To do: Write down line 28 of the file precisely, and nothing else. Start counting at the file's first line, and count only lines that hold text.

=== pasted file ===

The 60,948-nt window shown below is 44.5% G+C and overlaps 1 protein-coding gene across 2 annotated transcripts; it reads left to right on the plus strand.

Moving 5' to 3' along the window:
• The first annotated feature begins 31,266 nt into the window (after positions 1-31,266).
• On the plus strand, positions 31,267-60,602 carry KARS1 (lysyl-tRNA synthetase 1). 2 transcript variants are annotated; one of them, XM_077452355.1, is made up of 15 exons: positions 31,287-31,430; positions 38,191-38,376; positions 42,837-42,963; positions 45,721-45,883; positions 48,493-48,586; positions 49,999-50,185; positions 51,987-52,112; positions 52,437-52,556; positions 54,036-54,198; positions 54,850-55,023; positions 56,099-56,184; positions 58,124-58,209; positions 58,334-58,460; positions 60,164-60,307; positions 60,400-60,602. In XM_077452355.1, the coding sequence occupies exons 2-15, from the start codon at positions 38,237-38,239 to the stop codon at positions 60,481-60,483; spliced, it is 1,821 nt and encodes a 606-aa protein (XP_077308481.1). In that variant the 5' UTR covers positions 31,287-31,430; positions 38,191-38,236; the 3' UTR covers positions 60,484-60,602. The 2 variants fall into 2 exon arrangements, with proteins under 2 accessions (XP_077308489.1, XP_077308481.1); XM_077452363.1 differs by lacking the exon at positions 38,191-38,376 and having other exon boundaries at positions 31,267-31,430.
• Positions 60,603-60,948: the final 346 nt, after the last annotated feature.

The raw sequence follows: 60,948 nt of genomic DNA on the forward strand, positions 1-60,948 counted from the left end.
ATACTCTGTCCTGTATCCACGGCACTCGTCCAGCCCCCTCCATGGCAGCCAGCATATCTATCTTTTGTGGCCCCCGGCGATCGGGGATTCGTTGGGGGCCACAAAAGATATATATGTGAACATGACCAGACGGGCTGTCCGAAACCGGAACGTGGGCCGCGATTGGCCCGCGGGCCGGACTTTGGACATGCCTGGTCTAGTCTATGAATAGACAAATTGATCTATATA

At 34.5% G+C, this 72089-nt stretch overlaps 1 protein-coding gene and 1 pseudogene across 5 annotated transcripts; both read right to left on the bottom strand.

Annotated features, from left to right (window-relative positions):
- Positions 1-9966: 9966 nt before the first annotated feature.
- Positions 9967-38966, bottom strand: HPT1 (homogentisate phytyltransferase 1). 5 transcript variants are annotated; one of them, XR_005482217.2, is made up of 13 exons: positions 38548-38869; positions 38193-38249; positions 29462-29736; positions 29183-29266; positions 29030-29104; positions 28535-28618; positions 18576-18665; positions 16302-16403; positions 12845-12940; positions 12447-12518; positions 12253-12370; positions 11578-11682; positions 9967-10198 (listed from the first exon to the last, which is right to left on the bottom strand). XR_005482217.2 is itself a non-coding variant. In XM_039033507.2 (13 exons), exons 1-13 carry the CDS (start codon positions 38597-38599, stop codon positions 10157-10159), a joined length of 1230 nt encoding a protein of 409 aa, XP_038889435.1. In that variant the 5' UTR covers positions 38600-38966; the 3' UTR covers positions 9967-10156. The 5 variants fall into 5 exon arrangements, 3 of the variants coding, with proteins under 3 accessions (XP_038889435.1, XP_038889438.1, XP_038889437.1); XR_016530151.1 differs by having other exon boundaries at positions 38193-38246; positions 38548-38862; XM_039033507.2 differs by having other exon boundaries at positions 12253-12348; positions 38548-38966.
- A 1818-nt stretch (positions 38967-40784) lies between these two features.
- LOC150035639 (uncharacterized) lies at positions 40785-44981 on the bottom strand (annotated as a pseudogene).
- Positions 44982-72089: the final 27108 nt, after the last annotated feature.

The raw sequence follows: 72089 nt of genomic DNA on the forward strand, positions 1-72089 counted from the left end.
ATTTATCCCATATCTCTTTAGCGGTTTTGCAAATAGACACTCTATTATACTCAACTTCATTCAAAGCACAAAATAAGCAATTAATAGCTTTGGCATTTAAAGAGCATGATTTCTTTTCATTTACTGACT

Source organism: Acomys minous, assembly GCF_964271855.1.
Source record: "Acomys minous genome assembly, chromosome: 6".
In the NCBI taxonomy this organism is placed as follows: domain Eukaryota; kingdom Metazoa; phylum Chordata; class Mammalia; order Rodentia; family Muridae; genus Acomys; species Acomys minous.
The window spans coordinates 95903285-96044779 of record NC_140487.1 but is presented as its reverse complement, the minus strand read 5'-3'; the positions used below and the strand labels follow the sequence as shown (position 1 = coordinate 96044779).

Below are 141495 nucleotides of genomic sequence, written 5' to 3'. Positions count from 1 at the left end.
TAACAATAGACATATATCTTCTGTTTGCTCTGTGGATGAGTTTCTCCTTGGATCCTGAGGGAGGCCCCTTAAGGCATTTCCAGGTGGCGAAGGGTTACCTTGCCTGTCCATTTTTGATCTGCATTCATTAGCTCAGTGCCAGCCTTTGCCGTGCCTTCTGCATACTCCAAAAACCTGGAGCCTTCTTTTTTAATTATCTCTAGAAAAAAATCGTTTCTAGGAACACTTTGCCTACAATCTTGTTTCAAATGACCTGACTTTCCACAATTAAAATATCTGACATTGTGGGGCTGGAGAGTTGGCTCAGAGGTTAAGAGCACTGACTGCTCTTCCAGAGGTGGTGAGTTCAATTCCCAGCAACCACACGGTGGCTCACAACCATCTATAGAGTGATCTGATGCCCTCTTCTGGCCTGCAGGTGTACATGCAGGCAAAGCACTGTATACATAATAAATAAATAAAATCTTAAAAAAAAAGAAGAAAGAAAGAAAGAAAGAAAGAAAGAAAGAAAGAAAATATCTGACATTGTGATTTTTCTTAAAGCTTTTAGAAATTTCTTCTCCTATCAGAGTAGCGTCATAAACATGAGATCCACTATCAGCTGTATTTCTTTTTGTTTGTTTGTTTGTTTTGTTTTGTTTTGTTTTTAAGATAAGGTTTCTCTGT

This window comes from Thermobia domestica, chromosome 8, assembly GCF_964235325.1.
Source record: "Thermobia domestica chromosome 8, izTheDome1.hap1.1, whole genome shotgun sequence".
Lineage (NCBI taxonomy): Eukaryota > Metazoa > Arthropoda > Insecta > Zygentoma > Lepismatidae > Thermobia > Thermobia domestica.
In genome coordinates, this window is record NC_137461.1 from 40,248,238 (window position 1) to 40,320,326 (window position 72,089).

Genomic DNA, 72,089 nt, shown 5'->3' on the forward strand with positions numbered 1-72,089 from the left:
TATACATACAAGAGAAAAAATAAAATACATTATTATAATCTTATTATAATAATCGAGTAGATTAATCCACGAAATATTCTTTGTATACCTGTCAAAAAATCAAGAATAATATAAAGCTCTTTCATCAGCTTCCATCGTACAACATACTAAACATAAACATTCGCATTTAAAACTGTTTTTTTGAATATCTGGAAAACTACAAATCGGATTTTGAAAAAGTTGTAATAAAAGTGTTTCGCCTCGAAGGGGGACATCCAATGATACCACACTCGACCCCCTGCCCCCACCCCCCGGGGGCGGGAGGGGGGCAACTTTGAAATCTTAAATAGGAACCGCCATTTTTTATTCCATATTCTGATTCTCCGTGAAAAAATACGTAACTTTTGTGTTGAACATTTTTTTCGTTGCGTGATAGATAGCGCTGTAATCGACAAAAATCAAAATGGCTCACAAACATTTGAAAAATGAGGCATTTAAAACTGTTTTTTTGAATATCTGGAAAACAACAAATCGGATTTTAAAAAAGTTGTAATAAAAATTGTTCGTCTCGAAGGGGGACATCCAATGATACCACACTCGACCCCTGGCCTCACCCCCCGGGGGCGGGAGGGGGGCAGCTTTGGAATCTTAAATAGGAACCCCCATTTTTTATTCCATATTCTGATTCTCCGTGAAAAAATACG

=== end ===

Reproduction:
TATACATACAAGAGAAAAAATAAAATACATTATTATAATCTTATTATAATAATCGAGTAGATTAATCCACGAAATATTCTTTGTATACCTGTCAAAAAATCAAGAATAATATAAAGCTCTTTCATCAGCTTCCATCGTACAACATACTAAACATAAACATTCGCATTTAAAACTGTTTTTTTGAATATCTGGAAAACTACAAATCGGATTTTGAAAAAGTTGTAATAAAAGTGTTTCGCCTCGAAGGGGGACATCCAATGATACCACACTCGACCCCCTGCCCCCACCCCCCGGGGGCGGGAGGGGGGCAACTTTGAAATCTTAAATAGGAACCGCCATTTTTTATTCCATATTCTGATTCTCCGTGAAAAAATACGTAACTTTTGTGTTGAACATTTTTTTCGTTGCGTGATAGATAGCGCTGTAATCGACAAAAATCAAAATGGCTCACAAACATTTGAAAAATGAGGCATTTAAAACTGTTTTTTTGAATATCTGGAAAACAACAAATCGGATTTTAAAAAAGTTGTAATAAAAATTGTTCGTCTCGAAGGGGGACATCCAATGATACCACACTCGACCCCTGGCCTCACCCCCCGGGGGCGGGAGGGGGGCAGCTTTGGAATCTTAAATAGGAACCCCCATTTTTTATTCCATATTCTGATTCTCCGTGAAAAAATACG